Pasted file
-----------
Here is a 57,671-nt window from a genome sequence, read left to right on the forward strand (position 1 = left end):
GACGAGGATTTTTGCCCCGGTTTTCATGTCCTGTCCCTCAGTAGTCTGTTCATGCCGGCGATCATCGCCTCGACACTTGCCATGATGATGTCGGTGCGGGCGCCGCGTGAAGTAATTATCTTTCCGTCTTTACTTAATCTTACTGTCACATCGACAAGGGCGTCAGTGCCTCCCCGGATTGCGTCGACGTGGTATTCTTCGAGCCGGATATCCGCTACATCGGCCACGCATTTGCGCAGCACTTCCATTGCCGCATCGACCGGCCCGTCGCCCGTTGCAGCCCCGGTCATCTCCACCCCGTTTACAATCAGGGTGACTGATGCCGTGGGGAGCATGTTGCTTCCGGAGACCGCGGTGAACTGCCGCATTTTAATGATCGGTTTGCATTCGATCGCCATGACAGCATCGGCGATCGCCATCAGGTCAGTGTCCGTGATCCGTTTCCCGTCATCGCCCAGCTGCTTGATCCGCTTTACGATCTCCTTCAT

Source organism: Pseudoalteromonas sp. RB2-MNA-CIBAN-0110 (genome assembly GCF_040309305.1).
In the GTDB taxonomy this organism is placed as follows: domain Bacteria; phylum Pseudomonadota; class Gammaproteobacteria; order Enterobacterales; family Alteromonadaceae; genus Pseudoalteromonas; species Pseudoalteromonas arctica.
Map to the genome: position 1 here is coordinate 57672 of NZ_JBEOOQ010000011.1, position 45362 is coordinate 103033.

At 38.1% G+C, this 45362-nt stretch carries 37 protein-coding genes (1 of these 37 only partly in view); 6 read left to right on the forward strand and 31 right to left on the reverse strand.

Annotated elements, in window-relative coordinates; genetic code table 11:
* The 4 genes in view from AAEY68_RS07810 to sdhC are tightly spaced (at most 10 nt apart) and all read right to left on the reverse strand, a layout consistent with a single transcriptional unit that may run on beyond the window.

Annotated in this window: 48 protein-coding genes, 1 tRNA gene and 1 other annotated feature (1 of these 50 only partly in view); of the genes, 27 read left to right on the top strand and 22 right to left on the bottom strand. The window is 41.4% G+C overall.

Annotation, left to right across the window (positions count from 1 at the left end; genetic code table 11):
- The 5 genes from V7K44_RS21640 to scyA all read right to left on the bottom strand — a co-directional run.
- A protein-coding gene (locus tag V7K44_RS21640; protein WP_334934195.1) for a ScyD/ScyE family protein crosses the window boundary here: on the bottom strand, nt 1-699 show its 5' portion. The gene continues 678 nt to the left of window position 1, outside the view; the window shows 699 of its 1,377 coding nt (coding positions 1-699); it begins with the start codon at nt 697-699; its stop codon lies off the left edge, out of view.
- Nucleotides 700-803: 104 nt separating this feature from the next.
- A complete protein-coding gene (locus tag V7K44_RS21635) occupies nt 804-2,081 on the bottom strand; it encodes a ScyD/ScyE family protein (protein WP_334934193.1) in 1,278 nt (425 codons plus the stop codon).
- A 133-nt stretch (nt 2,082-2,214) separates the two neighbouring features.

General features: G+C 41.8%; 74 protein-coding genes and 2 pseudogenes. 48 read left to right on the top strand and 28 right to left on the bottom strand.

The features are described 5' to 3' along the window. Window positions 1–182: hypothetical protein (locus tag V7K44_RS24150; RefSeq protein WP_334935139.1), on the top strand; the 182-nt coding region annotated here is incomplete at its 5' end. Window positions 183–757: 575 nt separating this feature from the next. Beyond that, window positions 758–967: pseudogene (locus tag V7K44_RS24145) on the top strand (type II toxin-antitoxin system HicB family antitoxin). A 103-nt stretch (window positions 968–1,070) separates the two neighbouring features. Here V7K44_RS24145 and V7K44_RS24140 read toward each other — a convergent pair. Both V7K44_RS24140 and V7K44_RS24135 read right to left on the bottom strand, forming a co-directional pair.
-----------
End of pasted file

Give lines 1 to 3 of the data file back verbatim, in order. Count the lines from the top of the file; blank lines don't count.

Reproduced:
Here is a 57,671-nt window from a genome sequence, read left to right on the forward strand (position 1 = left end):
GACGAGGATTTTTGCCCCGGTTTTCATGTCCTGTCCCTCAGTAGTCTGTTCATGCCGGCGATCATCGCCTCGACACTTGCCATGATGATGTCGGTGCGGGCGCCGCGTGAAGTAATTATCTTTCCGTCTTTACTTAATCTTACTGTCACATCGACAAGGGCGTCAGTGCCTCCCCGGATTGCGTCGACGTGGTATTCTTCGAGCCGGATATCCGCTACATCGGCCACGCATTTGCGCAGCACTTCCATTGCCGCATCGACCGGCCCGTCGCCCGTTGCAGCCCCGGTCATCTCCACCCCGTTTACAATCAGGGTGACTGATGCCGTGGGGAGCATGTTGCTTCCGGAGACCGCGGTGAACTGCCGCATTTTAATGATCGGTTTGCATTCGATCGCCATGACAGCATCGGCGATCGCCATCAGGTCAGTGTCCGTGATCCGTTTCCCGTCATCGCCCAGCTGCTTGATCCGCTTTACGATCTCCTTCAT

Source organism: Pseudoalteromonas sp. RB2-MNA-CIBAN-0110 (genome assembly GCF_040309305.1).